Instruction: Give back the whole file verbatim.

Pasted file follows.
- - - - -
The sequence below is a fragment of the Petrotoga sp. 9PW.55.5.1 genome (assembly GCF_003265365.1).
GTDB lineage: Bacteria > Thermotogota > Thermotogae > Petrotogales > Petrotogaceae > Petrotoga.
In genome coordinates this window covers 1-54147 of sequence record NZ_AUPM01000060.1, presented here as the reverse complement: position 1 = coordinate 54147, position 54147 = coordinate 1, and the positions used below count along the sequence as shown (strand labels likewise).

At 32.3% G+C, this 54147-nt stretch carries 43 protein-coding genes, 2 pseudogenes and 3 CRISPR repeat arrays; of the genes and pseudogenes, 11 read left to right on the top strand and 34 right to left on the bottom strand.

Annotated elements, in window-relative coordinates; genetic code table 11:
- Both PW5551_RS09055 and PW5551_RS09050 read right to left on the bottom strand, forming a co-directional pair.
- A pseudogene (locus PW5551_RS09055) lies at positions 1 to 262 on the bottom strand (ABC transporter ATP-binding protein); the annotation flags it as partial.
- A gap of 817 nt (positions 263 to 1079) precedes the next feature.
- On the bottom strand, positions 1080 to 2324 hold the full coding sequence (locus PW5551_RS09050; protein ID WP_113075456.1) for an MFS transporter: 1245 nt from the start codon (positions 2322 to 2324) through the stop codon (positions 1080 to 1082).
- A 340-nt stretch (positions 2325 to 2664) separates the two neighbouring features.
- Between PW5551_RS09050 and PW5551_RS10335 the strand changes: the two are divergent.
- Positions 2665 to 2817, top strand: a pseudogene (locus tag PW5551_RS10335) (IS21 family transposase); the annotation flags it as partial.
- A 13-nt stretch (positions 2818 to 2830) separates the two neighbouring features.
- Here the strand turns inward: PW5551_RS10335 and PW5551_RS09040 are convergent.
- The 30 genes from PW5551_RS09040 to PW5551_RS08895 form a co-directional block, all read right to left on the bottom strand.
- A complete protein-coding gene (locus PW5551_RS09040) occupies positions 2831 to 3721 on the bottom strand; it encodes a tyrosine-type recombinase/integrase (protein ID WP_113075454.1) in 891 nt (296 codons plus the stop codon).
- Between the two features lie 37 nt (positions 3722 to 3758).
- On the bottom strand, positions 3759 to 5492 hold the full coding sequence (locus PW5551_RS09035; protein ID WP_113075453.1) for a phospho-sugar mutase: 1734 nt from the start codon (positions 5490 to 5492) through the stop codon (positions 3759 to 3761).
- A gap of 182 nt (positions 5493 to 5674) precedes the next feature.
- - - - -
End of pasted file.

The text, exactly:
The sequence below is a fragment of the Petrotoga sp. 9PW.55.5.1 genome (assembly GCF_003265365.1).
GTDB lineage: Bacteria > Thermotogota > Thermotogae > Petrotogales > Petrotogaceae > Petrotoga.
In genome coordinates this window covers 1-54147 of sequence record NZ_AUPM01000060.1, presented here as the reverse complement: position 1 = coordinate 54147, position 54147 = coordinate 1, and the positions used below count along the sequence as shown (strand labels likewise).

At 32.3% G+C, this 54147-nt stretch carries 43 protein-coding genes, 2 pseudogenes and 3 CRISPR repeat arrays; of the genes and pseudogenes, 11 read left to right on the top strand and 34 right to left on the bottom strand.

Annotated elements, in window-relative coordinates; genetic code table 11:
- Both PW5551_RS09055 and PW5551_RS09050 read right to left on the bottom strand, forming a co-directional pair.
- A pseudogene (locus PW5551_RS09055) lies at positions 1 to 262 on the bottom strand (ABC transporter ATP-binding protein); the annotation flags it as partial.
- A gap of 817 nt (positions 263 to 1079) precedes the next feature.
- On the bottom strand, positions 1080 to 2324 hold the full coding sequence (locus PW5551_RS09050; protein ID WP_113075456.1) for an MFS transporter: 1245 nt from the start codon (positions 2322 to 2324) through the stop codon (positions 1080 to 1082).
- A 340-nt stretch (positions 2325 to 2664) separates the two neighbouring features.
- Between PW5551_RS09050 and PW5551_RS10335 the strand changes: the two are divergent.
- Positions 2665 to 2817, top strand: a pseudogene (locus tag PW5551_RS10335) (IS21 family transposase); the annotation flags it as partial.
- A 13-nt stretch (positions 2818 to 2830) separates the two neighbouring features.
- Here the strand turns inward: PW5551_RS10335 and PW5551_RS09040 are convergent.
- The 30 genes from PW5551_RS09040 to PW5551_RS08895 form a co-directional block, all read right to left on the bottom strand.
- A complete protein-coding gene (locus PW5551_RS09040) occupies positions 2831 to 3721 on the bottom strand; it encodes a tyrosine-type recombinase/integrase (protein ID WP_113075454.1) in 891 nt (296 codons plus the stop codon).
- Between the two features lie 37 nt (positions 3722 to 3758).
- On the bottom strand, positions 3759 to 5492 hold the full coding sequence (locus PW5551_RS09035; protein ID WP_113075453.1) for a phospho-sugar mutase: 1734 nt from the start codon (positions 5490 to 5492) through the stop codon (positions 3759 to 3761).
- A gap of 182 nt (positions 5493 to 5674) precedes the next feature.